The concept of interaction with the image has reinvented its code in current times, in which we have also understood that postmodernism has steered the world media in its maximum expression.
(…) In the work of Cuban artist Ivonne Ferrer, who is currently living and working in Miami, the historic tendencies are revisited in one same creative space, with old-fashioned characters coexisting with contemporary hybrids, which don’t stop being construct surrealists, the product of the changes that all migratory transfer supposes for those who transcend the so called blessed circumstance of water everywhere.
Ivonne has joined the international cultural dynamics with successes in personal and collective expositions and placing in an honorable place the Cuban art of the so-called diaspora, doing away with the myth of the limit.
(…) Tell me about your beginnings in art and if they varied with respect to the current production.
The family influence of the Carbonells and the Cortinas, their military and intellectual weight in the liberation struggles, their close association with José Martí is going to be present at the beginning, just like their contributions to the republican culture. I especially recognize in my uncle, the maestro Carlos Sobrino, an outstanding painter of the 1960s when he goes into exile, his canvases always speak to me of his sociopolitical interest and of his crusade to dignify the farmers and women.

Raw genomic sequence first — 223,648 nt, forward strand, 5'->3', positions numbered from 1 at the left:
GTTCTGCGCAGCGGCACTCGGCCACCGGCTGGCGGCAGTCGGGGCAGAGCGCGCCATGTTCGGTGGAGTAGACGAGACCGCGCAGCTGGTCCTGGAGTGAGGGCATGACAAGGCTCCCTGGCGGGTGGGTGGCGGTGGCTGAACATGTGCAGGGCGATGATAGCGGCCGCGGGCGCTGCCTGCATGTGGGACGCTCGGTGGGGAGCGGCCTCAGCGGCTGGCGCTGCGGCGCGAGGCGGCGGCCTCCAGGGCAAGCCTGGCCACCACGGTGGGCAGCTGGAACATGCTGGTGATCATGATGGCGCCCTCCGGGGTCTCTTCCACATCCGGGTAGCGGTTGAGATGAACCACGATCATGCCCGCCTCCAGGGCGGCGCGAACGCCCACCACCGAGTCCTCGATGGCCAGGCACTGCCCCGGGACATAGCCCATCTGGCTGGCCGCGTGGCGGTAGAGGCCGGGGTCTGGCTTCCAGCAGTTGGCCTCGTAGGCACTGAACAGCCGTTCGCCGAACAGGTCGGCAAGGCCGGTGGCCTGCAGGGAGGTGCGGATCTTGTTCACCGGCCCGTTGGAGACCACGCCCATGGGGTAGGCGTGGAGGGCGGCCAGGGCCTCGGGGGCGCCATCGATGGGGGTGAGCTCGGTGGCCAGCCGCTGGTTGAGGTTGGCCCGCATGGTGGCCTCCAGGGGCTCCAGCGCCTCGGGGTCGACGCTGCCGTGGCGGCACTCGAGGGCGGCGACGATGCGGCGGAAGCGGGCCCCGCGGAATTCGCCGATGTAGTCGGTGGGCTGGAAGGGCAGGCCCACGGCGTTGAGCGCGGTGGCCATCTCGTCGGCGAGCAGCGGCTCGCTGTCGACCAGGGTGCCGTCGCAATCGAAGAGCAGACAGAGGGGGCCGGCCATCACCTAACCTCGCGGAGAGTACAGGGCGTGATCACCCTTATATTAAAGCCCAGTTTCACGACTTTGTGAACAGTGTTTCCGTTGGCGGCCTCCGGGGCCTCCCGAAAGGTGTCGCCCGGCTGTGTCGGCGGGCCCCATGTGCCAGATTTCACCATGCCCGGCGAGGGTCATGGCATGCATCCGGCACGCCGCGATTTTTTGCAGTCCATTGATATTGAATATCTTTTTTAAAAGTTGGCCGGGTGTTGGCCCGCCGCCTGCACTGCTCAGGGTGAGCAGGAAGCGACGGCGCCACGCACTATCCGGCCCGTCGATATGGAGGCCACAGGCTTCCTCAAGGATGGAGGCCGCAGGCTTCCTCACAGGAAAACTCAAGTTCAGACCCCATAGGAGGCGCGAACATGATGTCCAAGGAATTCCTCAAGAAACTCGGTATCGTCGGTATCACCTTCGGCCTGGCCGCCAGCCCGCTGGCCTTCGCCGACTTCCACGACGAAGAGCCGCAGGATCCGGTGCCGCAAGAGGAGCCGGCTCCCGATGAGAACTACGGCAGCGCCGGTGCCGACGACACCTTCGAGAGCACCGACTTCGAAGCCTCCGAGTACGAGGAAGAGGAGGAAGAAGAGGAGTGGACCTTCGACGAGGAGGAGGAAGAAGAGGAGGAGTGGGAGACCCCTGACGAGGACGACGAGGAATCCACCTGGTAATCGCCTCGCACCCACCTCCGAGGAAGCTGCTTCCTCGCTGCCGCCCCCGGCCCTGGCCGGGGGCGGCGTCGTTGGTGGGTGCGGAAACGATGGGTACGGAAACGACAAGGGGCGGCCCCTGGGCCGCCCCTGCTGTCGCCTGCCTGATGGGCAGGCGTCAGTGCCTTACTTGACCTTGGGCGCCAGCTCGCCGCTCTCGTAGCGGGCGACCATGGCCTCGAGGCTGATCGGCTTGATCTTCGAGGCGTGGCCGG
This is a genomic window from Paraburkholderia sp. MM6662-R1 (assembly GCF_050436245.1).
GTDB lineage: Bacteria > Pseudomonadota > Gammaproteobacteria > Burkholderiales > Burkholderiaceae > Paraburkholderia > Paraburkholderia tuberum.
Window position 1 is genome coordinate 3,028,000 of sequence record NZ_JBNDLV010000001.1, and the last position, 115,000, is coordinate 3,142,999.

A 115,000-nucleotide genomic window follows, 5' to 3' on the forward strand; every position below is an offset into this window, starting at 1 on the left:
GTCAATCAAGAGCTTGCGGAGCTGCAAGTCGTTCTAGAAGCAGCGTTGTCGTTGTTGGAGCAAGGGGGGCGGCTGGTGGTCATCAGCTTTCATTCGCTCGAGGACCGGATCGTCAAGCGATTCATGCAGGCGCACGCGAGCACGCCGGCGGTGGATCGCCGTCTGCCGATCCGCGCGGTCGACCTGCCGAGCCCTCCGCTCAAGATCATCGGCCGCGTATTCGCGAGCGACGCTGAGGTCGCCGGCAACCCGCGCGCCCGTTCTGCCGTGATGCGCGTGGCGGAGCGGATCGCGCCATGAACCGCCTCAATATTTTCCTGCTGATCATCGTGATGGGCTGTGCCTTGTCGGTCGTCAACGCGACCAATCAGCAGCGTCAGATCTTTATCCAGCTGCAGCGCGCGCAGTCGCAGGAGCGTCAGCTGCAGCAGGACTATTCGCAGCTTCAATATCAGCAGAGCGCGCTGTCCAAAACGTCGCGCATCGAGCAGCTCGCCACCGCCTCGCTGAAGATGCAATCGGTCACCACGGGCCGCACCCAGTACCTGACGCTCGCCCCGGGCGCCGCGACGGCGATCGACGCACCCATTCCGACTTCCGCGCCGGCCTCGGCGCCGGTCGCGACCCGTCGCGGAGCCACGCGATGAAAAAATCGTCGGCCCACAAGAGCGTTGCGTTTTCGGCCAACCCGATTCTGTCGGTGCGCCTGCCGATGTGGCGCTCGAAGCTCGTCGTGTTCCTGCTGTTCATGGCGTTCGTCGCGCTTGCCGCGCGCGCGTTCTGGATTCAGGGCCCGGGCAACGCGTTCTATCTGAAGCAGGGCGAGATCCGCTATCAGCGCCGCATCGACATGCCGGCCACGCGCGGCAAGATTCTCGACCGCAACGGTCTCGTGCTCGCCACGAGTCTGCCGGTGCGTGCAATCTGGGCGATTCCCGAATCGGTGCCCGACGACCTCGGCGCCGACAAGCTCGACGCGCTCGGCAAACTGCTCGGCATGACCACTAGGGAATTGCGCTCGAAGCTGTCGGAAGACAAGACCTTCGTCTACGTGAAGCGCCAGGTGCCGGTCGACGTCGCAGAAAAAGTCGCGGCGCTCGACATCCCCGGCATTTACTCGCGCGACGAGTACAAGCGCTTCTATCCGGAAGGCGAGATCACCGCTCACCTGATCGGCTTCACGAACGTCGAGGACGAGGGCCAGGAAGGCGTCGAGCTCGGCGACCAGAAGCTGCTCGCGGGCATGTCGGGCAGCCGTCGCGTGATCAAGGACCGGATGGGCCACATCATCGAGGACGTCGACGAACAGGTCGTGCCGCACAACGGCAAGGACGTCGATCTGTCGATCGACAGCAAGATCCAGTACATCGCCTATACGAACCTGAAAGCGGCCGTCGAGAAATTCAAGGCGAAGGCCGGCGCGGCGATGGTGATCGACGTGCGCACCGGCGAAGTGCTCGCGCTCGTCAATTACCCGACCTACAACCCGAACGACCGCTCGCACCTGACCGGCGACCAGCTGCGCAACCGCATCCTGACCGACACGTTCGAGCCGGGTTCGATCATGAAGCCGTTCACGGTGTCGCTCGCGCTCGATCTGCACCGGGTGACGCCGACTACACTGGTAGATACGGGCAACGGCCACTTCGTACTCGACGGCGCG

From the point of view of my artistic education, it happened in Cuba, during an important decade for our visual arts, the 1980s.
I studied in the 23 and C Elementary School, where I want to highlight the knowledge I received from professors like Elso Padilla, Julio Antonio, Emilio Rodríguez, Lourdes Porrata. After (…) I went on to San Alejandro, which represented teaching contributions of top-class lessons of History of Art by Alejo, and an interaction with fellow students who in a few years would play outstanding roles in plastic arts: Pedro Vizcaíno, Tania Bruguera, Carlos Estévez, Sandra Ramos, Carlos Luna, Luis Gómez, etc. When I graduated from sculpture in San Alejandro (…) I immediately studied restoration and conservation (…) led me to work in a privileged place, the City of Havana Museum, close to (…) Eusebio Leal. Almost at the same time I was able to form part of the team of the capital’s René Portocarrero Artistic Silk Screen Printing Workshop, headed by painter Aldo Menéndez, whom I married; this activity and the previous one marked my life (…).
Many sexual references coexist in your work, but I think that more than dealing with an erotic theme your work defends a political position (…).
I am riddled with allusions, for example, the erotic ingredient, but (…) that and any other insinuation, mention appear in terms of punctual problems and sensitivities, focusing on the problems. The erotic accommodated to the political criticism. Now I’m interested in the confrontation of past and present; today you can see in my paintings figures that resemble avant-garde sculptures, up to a certain point chasing, harassing, attacking characters from old engravings, who f ee amazed at these modern, eclectic, geometric works… it’s the interaction between the conservative individual and his horror in the face of progress. (…)